Widespread abuse and illegal fishing as Taiwan’s fleet remains out of control
Jul 22, 2020

Widespread abuse and illegal fishing as Taiwan’s fleet remains out of control

By EJF Staff

Violent abuse of migrant workers and flagrant illegal fishing are systemic problems across Taiwan’s distant water fishing fleet, a survey conducted by EJF of crew from 62 vessels has found. Crew from 24% of the vessels reported physical abuse and 92% reported having their wages withheld. Sharks were finned and bodies discarded on half of the vessels.

EJF interviewed 71 former Indonesian fishers between August 2018 and November 2019 who had worked on 62 Taiwanese vessels. Workers from nearly a quarter (24%) of the vessels reported violent physical abuse, mostly being kicked and beaten by the captain or senior crew. One man, Supri from Indonesia, was locked in a freezer by the captain while he was still wet from the shower.

“It was so cold inside. He did it on purpose. I shouted ‘Captain! Captain!’ Begging him to open [the door]. I kicked at it, but still he kept it locked. I was afraid, afraid of death. If I die, who will take care of my kid and my wife?”

On the same trip Supri was electrocuted with a stun gun by a fellow crew member under orders from the captain. The tool is used to kill fish, and the shocks left Supri weak and in pain.

The individual stories are damning, but the systemic nature of the issues informs a series of reforms that NGOs say are urgently required, including the introduction of cameras on vessels. Despite recent encouraging statements from Taiwan’s government promising to adopt key international standards, vessels currently operate with limited oversight. Over three quarters of overseas ports used by Taiwan’s fishing fleet have no Taiwanese inspectors.

92% of the crew interviewed had had their wages withheld, creating conditions that can lead to debt bondage. 82% worked excessive overtime, with many fishers reporting that they had to work up to 20 hours per day with very little time to rest.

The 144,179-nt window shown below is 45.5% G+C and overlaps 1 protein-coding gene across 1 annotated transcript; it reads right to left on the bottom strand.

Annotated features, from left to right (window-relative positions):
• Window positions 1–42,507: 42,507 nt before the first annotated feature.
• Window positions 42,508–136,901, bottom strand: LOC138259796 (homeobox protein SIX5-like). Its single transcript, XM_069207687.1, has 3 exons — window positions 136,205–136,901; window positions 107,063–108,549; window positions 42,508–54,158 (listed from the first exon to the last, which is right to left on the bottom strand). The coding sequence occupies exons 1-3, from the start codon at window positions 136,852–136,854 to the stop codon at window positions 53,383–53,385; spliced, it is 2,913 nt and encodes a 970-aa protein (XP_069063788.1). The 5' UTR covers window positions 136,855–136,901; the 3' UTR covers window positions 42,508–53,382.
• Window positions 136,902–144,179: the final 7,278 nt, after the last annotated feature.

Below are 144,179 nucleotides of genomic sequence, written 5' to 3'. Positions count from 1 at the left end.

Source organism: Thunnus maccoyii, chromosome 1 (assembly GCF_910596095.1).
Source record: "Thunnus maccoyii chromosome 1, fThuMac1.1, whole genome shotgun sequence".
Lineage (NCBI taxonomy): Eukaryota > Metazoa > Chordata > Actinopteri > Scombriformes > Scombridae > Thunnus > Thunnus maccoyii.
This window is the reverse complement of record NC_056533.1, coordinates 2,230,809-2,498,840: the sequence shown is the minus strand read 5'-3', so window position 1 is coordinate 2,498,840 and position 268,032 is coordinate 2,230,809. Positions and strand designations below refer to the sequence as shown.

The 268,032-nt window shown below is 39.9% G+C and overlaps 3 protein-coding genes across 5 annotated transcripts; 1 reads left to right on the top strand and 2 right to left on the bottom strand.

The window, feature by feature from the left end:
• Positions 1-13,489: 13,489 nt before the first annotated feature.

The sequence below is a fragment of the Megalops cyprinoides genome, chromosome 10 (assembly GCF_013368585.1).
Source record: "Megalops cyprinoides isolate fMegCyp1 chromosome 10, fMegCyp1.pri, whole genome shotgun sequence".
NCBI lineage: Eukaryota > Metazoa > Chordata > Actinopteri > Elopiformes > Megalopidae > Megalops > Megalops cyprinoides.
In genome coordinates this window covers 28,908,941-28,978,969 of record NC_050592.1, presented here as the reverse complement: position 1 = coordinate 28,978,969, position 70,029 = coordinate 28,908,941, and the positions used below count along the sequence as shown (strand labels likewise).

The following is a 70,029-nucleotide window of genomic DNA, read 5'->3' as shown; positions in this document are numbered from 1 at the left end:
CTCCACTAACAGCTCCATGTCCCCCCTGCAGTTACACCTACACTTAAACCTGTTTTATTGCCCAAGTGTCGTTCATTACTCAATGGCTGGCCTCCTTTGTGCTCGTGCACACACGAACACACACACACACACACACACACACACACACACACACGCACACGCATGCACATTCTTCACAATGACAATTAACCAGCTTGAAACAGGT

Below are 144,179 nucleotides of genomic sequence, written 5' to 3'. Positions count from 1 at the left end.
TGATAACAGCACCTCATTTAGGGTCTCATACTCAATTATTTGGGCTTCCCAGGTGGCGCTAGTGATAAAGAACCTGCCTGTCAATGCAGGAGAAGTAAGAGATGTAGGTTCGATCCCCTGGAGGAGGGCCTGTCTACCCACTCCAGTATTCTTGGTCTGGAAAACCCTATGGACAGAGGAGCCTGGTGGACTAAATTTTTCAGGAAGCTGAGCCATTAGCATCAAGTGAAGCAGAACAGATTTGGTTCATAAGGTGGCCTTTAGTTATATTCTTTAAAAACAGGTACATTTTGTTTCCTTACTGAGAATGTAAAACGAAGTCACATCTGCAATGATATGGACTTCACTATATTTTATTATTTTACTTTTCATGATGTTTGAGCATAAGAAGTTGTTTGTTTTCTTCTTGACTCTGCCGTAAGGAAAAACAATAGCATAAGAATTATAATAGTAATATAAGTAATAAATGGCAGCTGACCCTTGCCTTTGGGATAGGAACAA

Abuse of wildlife

The abuse of the crew was matched by flagrant disregard for ocean wildlife and the law.

Protected species of dolphins were harpooned as they rode ships’ bow waves, hauled aboard and used as bait to catch sharks. These practices were reported by workers from eight of the vessels. Crew from half of the vessels reported illegally finning sharks and discarding the bodies, and on seven of the boats, crew reported catching and killing false killer whales.

EJF’s findings follow a report released by Greenpeace East Asia in March 2020 that documented “suspected forced labour and environmental destruction” on Taiwanese vessels.

The 2020 Trafficking in Persons report released by the US State Department last month also raised serious concerns, saying “Migrant fishermen have reported senior crewmembers employ such coercive tactics as threats of physical violence, beatings, withholding of food and water, retention of identity documents, wage deductions, and non-contractual compulsory sharing of vessel operational costs to retain their labor.” The report also found that “Insufficient staffing and inspection protocols continued to impede efforts to combat forced labor on Taiwan-flagged and -owned fishing vessels in the highly vulnerable Distant Water Fleet.” Though these findings did not result in Taiwan being downgraded in the report’s rating system, they point to the urgent need for reform.

The way forward

EJF’s investigation reveals that human rights abuse and illegal fishing are still widespread in Taiwan’s distant water fleet. The exploitation of migrant crew and destructive, illegal fishing practices take place amidst rapidly declining fish populations. This race to the bottom risks the future of our oceans.

Taiwan has taken important legal steps to protect workers and ban shark finning and the killing of cetaceans. However, these laws are meaningless if they are not enforced. Vessels currently operate far at sea, with little or no prospect of being inspected and no reliable mechanisms to verify their catch. This must be urgently addressed. To combat this it Taiwan must adopt basic measures to build transparency in its fishing operations – adopting and implementing EJF’s Charter for Transparency - and ensuring that its own laws are enforced.